Record number declared insolvent

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The Independent Online

A record number of people in England and Wales were declared insolvent during 2009, figures showed today.

A total of 134,142 people went bankrupt or took out an Individual Voluntary Arrangement (IVA) or Debt Relief Order during the year, according to the Insolvency Service.

The figure dwarfed the previous record of 107,288 personal insolvencies set in 2006, with insolvency practitioners estimating this level had already been passed by October last year.

Total company liquidations reached 19,077 during 2009, the highest figure since 1993.

However, the number of companies that went under during the final quarter of the year was lower than both the previous three months and the same quarter of 2008.

But the number of individuals declared insolvent continued to accelerate during the final three months of the year at 35,574 people - the highest level since records began in 1960.

The figure also represented a 25 per cent increase on the number of people who were unable to keep up with their debts during the final three months of 2008 and was the eight consecutive quarter during which personal insolvencies have increased.

Commentators expect this trend to continue this year, predicting that up to 150,000 people will be declared insolvent during 2010.

Mark Sands, director of personal insolvency at RSM Tenon, said: "Exceptionally high numbers in the second half of the year has led the overall annual total to a new record level, 25 per cent higher than the previous heights set in 2006.

"Despite the recent news that the recession has come to an end, the impact of unemployment and falling incomes mean that we will see levels of personal insolvencies continue to increase into 2010 as the effects of the recession continue to linger."

A breakdown of the total number of insolvencies for the final three months of 2009 showed 17,007 people went bankrupt, 7 per cent fewer than in the previous quarter.

But a record 13,219 people took out Individual Voluntary Arrangements, under which interest on debt is frozen in exchange for a set amount being repaid each month.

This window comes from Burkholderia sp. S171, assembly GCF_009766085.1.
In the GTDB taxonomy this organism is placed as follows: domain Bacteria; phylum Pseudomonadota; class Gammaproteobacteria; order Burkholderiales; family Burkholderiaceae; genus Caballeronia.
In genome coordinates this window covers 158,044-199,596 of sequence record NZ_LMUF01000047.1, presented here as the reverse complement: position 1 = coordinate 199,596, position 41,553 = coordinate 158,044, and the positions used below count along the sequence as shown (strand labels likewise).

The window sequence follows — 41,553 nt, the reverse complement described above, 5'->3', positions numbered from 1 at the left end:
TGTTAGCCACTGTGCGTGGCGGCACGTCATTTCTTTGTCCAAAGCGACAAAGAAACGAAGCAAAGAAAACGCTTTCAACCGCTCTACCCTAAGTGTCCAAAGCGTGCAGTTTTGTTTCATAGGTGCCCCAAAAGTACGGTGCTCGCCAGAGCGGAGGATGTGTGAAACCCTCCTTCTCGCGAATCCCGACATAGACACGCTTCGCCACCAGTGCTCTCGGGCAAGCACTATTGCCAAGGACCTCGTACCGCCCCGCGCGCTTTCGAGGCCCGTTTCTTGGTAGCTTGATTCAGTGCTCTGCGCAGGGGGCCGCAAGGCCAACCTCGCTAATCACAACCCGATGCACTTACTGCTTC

It is thought IVA numbers were boosted by companies cutting staff pay and overtime as an alternative to making redundancies, meaning people were in a position to repay some of what they owed, rather then being forced to declare themselves bankrupt.

There was also a further increase in the number of Debt Relief Orders (DROs) taken out in the three months to the end of December, with these rising to 5,348, up from 4,505 in the previous quarter.

The orders, introduced in April last year, offer an alternative to bankruptcy for people with debts of less than £15,000, assets of less than £300 and less than £50 surplus income a month.

Initial take-up of DROs was slow due to the orders taking longer to process than was anticipated, creating a backlog, but this has since worked its way through the system.

Chris Nutting, director of personal insolvency at KPMG, said: "Whilst the UK is technically out of recession, the harsh reality is that many people are still living beyond their means.

"Lessons from history show that personal insolvencies will continue to rise after the recession finally ends and for some time to come.

"If, as predicted, there are rises in tax and reductions in public sector spending, a lot of people will need to take drastic action to resolve their financial problems, such as applying for bankruptcy."